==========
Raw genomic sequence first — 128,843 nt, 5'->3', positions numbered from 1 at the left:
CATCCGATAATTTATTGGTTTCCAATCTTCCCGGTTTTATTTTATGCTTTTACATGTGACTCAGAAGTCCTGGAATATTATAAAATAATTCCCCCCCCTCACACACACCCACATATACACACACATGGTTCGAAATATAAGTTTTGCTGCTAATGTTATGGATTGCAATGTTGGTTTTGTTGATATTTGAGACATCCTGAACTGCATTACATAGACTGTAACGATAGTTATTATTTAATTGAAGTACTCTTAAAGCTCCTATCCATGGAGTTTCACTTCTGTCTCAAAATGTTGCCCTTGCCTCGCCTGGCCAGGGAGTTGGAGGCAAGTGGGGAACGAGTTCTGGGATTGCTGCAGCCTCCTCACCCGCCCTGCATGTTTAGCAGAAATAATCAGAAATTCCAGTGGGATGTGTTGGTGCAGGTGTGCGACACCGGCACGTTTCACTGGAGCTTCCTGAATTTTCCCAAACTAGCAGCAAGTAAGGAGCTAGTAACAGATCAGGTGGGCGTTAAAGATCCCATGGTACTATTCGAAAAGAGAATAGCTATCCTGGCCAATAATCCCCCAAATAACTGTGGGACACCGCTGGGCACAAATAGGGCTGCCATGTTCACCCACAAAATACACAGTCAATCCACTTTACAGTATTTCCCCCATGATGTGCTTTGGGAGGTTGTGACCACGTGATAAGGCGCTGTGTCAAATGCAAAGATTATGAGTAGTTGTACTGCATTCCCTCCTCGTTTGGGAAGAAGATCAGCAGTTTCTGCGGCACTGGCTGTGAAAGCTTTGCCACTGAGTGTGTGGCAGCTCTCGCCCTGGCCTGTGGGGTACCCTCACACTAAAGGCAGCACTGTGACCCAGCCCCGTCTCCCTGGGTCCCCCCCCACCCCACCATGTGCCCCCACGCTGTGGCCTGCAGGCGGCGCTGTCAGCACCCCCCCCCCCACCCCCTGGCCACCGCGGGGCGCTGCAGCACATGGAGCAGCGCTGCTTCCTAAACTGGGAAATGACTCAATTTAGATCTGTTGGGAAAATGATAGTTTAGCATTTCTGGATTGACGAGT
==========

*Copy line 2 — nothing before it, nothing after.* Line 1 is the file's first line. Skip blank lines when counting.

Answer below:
CATCCGATAATTTATTGGTTTCCAATCTTCCCGGTTTTATTTTATGCTTTTACATGTGACTCAGAAGTCCTGGAATATTATAAAATAATTCCCCCCCCTCACACACACCCACATATACACACACATGGTTCGAAATATAAGTTTTGCTGCTAATGTTATGGATTGCAATGTTGGTTTTGTTGATATTTGAGACATCCTGAACTGCATTACATAGACTGTAACGATAGTTATTATTTAATTGAAGTACTCTTAAAGCTCCTATCCATGGAGTTTCACTTCTGTCTCAAAATGTTGCCCTTGCCTCGCCTGGCCAGGGAGTTGGAGGCAAGTGGGGAACGAGTTCTGGGATTGCTGCAGCCTCCTCACCCGCCCTGCATGTTTAGCAGAAATAATCAGAAATTCCAGTGGGATGTGTTGGTGCAGGTGTGCGACACCGGCACGTTTCACTGGAGCTTCCTGAATTTTCCCAAACTAGCAGCAAGTAAGGAGCTAGTAACAGATCAGGTGGGCGTTAAAGATCCCATGGTACTATTCGAAAAGAGAATAGCTATCCTGGCCAATAATCCCCCAAATAACTGTGGGACACCGCTGGGCACAAATAGGGCTGCCATGTTCACCCACAAAATACACAGTCAATCCACTTTACAGTATTTCCCCCATGATGTGCTTTGGGAGGTTGTGACCACGTGATAAGGCGCTGTGTCAAATGCAAAGATTATGAGTAGTTGTACTGCATTCCCTCCTCGTTTGGGAAGAAGATCAGCAGTTTCTGCGGCACTGGCTGTGAAAGCTTTGCCACTGAGTGTGTGGCAGCTCTCGCCCTGGCCTGTGGGGTACCCTCACACTAAAGGCAGCACTGTGACCCAGCCCCGTCTCCCTGGGTCCCCCCCCACCCCACCATGTGCCCCCACGCTGTGGCCTGCAGGCGGCGCTGTCAGCACCCCCCCCCCCACCCCCTGGCCACCGCGGGGCGCTGCAGCACATGGAGCAGCGCTGCTTCCTAAACTGGGAAATGACTCAATTTAGATCTGTTGGGAAAATGATAGTTTAGCATTTCTGGATTGACGAGT